订阅

多平台阅读

微信订阅

杂志

申请纸刊赠阅

订阅每日电邮

移动应用

商业 - 汽车

汽车不再是未来城市的主角

Shelley DuBois 2013年05月02日

现在的城市建设和规划几乎都是围绕汽车展开,但交通拥堵却降低了人们的幸福感。减少拥堵,答案在于鞋子、自行车以及公交,而不是汽车。

    自从汽车进入美国大众市场以来,城市开发商们在规划城市布局时就会优先考虑车流。

    不过,在加州拉古纳尼古尔举行的《财富》杂志(Fortune)“头脑风暴绿色大会”(Brainstorm Green conference)上,一群讨论小组成员提出,城市建设支持高速公路并不一定能为居民带来最好的生活品质。

    城市设计与建筑公司卡尔索普联合公司(Calthorpe Associates)的合伙人彼得•卡尔索普称:“高速公路城市的时代已经过去了,我们已经无法继续承担这个代价,而且它也并不理想。”他还说,随着全球越来越多地区迈入城市化阶段——据他说,到2025年发展中国家将有35亿人居住在城市中——城市居民将会需要充满乐趣的宜居环境。他说,未来的城市设计可以围绕这些展开,不必总想着汽车。

    西门子公司(Siemens)总裁兼首席执行官埃里克•斯皮格尔表示,市长们已经在考虑降低交通拥堵的问题了。他说,从积极的方面说,减少拥堵并不需要突破性的技术,“人们总是在说创新,但实际上我们已经有很多技术可以减少路上的汽车” 。

    很多交通领域的创新来自发展中国家。比如,西方国家正在研究拉丁美洲目前已经投入使用的快速公交系统。

    小组成员杰•卡尔森是C40城市气候领导集团(C40 Cities Climate Leadership Group)的首席执行官。他特别提到了里约热内卢市长派希近期推出的一个项目。目前,这位市长正赶在2016年奥运会之前抓紧推行快速公交系统,以满足该市的交通需求。快速公交系统(BRT)避免了现行系统的一些弊端。采用BRT后,乘客在上车前就买好了票,不用浪费时间在站台等待乘客上车,最终也降低了整个系统的运营成本。为了保证这个系统的顺畅运行,城市管理者们还必须对那些侵占公交车专用道路的汽车予以严惩。

    不过,卡尔森表示,尽管能大幅减少碳排放,但派希并没有把自己的这番努力大吹大擂成什么意义重大的绿色行动。他倒是强调了这样一个事实,即更好的公交系统能从根本上改善居民的生活质量。在某种程度上,布局合理的交通系统能改善城市生活品质,因为它能把交通车辆对城市生活的总体影响降到最小。这类办法颇具讽刺意味的一点在于——最好的交通系统实际上反而能大幅减少往来穿梭、运送乘客的交通工具。

    卡尔索普称:“实际上是我提出了所谓的‘公交导向的发展’这个说法,我也很愿意推广它。解决目前问题的答案更多和步行及骑车有关——也就是多关注鞋子,而不是轮胎。”

    或至少不应该是汽车轮胎。这是个颇有意思的想法——城市的未来发展蓝图中汽车将不再是那么突兀的存在了。希望汽车业界的领袖们也能开始正视这种想法【当天晚些时候,通用汽车(General Motors)的首席执行官丹•阿克森也参加了我们的头脑风暴绿色大会】。如果我们想象未来的城市时,首先闯入脑海的不再是汽车,汽车厂商们应该怎么办?(财富中文网)

    译者:清远

    Ever since cars hit the mass market in the U.S., urban developers have prioritized the flow of automobiles as they plan cities.

    But building cities to support highway infrastructure does not necessarily provide the best quality of life for residents, according to a group of panelists at Fortune's Brainstorm Green conference in Laguna Niguel, Calif.

    "The age of the highway city is over, we can't afford it, and it's not desirable," says Peter Calthorpe, a principle at Calthorpe Associates, an urban design and architecture firm. Calthorpe argues that as more of the world moves into urban environments -- he says there will be 3.5 billion people living in developing world cities by 2025 -- they will want fun, livable urban places. Cities can be all those things, he says, without being designed with cars in mind.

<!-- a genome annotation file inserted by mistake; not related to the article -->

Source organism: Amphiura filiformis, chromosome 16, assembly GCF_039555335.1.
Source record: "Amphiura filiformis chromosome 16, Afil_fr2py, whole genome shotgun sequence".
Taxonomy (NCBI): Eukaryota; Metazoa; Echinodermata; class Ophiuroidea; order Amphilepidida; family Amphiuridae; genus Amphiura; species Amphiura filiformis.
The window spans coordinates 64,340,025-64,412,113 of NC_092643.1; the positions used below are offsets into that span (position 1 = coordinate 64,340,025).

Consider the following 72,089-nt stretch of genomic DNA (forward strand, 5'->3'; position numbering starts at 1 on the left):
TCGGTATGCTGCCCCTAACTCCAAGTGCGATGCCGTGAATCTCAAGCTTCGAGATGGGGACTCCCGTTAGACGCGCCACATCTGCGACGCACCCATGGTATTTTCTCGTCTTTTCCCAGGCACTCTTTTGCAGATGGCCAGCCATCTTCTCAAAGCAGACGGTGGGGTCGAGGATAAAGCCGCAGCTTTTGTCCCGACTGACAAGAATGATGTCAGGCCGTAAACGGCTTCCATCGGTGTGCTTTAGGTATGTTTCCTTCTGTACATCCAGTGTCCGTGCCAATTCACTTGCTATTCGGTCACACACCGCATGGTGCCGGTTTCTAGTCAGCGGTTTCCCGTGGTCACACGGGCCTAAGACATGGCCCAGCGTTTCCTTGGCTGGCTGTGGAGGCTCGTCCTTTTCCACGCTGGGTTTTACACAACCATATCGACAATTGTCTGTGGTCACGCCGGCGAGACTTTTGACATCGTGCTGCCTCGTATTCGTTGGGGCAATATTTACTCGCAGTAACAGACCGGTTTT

City mayors are already concerned about reducing traffic congestion, says Eric Spiegel, the president and CEO of Siemens (SI). On the upside, reducing traffic will not require a technological breakthrough, he says. "People talk about new innovations, but we already have a lot of the technology to get cars off the road."

    Many transit innovations are coming from the developing world. For example, Western nations are currently studying bus rapid transit models already in place in Latin America.

    Panelist Jay Carson, chief executive of C40 Cities Climate Leadership Group, cited a recent project by the mayor of Rio de Janeiro, Eduardo Paes, who is implementing bus rapid transit to help cope with the city's transportation needs leading up to the 2016 Olympics. Bus rapid transit (BRT) dodges some of the pitfalls of the current systems. Using BRT, people pay for their tickets before the ride, saving time from idling at stops while passengers board and ultimately reducing the system's costs. For the system to work smoothly, leaders in cities must also work to strictly enforce penalties for cars that camp out in bus lanes.

    Though the carbon savings are significant, Paes is not billing his efforts as a big green initiative, Carson says. Instead, he's capitalizing on the fact that better public transit organically improves the quality of life for residents. In part, well-mapped transit improves quality of life in cities because it minimizes the overall impact of transit vehicles. That's the irony of this kind of approach -- the best transit systems actually cut down on the amount of machines shuttling people back and forth.

    "I actually coined the phrase transit-oriented development, and I'd like to shed it," Calthorpe said. "The answer has more to do with walking and biking -- shoes, not tires."

    Or at least, not car tires. It's an interesting thought -- that cars will be a much less obtrusive feature of the cities of the future. Hopefully, it's a point that leaders at car companies will address. (General Motors (GM) CEO Dan Akerson is joining us at Brainstorm Green later today.) How will automakers adjust when cars don't come first in how we think about cities?

我来点评

  最新文章

最新文章:

500强情报中心

财富专栏